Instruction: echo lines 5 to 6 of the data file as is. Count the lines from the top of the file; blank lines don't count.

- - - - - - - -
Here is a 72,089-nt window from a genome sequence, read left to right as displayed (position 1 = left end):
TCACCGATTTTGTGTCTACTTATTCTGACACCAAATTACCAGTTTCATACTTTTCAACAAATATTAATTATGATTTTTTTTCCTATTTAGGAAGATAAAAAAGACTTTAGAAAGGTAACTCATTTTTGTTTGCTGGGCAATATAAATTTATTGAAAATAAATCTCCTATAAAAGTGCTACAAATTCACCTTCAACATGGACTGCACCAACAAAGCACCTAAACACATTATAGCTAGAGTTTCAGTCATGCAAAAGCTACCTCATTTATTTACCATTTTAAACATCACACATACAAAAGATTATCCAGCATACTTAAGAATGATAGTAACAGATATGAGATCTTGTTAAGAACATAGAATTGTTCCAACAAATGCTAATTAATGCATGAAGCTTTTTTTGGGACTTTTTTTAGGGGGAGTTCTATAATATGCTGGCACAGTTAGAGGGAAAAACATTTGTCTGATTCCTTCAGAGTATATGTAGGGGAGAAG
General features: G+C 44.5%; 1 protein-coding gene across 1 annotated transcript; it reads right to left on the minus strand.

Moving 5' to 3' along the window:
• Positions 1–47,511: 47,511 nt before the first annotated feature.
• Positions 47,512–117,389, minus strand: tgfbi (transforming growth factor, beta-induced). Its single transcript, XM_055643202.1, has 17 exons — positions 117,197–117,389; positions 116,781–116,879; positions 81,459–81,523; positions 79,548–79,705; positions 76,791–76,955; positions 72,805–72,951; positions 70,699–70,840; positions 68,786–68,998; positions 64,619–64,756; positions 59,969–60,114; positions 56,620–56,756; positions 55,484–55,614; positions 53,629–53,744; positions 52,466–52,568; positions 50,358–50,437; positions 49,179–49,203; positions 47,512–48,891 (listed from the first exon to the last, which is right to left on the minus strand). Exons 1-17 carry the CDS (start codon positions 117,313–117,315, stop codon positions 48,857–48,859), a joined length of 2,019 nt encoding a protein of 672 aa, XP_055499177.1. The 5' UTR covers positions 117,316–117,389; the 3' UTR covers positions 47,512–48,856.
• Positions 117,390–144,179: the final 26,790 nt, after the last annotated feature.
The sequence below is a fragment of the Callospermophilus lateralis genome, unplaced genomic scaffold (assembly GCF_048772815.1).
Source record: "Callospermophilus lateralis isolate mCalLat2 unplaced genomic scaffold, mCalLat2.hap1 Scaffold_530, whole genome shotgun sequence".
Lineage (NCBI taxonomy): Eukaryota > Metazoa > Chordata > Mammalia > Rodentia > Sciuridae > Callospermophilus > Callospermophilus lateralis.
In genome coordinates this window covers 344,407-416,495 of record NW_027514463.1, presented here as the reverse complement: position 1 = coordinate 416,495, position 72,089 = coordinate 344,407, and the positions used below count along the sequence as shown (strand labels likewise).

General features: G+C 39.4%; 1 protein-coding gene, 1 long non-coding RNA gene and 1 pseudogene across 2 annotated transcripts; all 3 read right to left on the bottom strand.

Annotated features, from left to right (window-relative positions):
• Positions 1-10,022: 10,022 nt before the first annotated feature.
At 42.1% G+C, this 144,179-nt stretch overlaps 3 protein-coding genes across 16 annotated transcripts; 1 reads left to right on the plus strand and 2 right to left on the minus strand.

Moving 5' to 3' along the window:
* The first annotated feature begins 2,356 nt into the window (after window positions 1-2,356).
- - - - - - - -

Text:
• Positions 1–47,511: 47,511 nt before the first annotated feature.
• Positions 47,512–117,389, minus strand: tgfbi (transforming growth factor, beta-induced). Its single transcript, XM_055643202.1, has 17 exons — positions 117,197–117,389; positions 116,781–116,879; positions 81,459–81,523; positions 79,548–79,705; positions 76,791–76,955; positions 72,805–72,951; positions 70,699–70,840; positions 68,786–68,998; positions 64,619–64,756; positions 59,969–60,114; positions 56,620–56,756; positions 55,484–55,614; positions 53,629–53,744; positions 52,466–52,568; positions 50,358–50,437; positions 49,179–49,203; positions 47,512–48,891 (listed from the first exon to the last, which is right to left on the minus strand). Exons 1-17 carry the CDS (start codon positions 117,313–117,315, stop codon positions 48,857–48,859), a joined length of 2,019 nt encoding a protein of 672 aa, XP_055499177.1. The 5' UTR covers positions 117,316–117,389; the 3' UTR covers positions 47,512–48,856.